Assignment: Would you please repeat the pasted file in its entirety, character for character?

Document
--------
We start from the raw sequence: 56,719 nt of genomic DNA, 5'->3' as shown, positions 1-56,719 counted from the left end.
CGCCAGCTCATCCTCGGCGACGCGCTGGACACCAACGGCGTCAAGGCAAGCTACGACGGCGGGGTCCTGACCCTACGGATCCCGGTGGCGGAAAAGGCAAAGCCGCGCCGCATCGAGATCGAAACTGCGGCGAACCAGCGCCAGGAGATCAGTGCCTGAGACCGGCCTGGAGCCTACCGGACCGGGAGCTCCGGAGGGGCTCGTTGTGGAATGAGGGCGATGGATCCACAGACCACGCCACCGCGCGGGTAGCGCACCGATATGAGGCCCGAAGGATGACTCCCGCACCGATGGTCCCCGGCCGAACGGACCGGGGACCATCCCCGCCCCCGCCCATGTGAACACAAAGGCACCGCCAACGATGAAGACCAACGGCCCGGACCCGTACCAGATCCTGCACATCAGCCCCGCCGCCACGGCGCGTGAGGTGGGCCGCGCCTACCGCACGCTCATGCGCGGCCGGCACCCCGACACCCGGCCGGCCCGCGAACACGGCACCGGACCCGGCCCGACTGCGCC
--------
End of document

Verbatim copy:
We start from the raw sequence: 56,719 nt of genomic DNA, 5'->3' as shown, positions 1-56,719 counted from the left end.
CGCCAGCTCATCCTCGGCGACGCGCTGGACACCAACGGCGTCAAGGCAAGCTACGACGGCGGGGTCCTGACCCTACGGATCCCGGTGGCGGAAAAGGCAAAGCCGCGCCGCATCGAGATCGAAACTGCGGCGAACCAGCGCCAGGAGATCAGTGCCTGAGACCGGCCTGGAGCCTACCGGACCGGGAGCTCCGGAGGGGCTCGTTGTGGAATGAGGGCGATGGATCCACAGACCACGCCACCGCGCGGGTAGCGCACCGATATGAGGCCCGAAGGATGACTCCCGCACCGATGGTCCCCGGCCGAACGGACCGGGGACCATCCCCGCCCCCGCCCATGTGAACACAAAGGCACCGCCAACGATGAAGACCAACGGCCCGGACCCGTACCAGATCCTGCACATCAGCCCCGCCGCCACGGCGCGTGAGGTGGGCCGCGCCTACCGCACGCTCATGCGCGGCCGGCACCCCGACACCCGGCCGGCCCGCGAACACGGCACCGGACCCGGCCCGACTGCGCC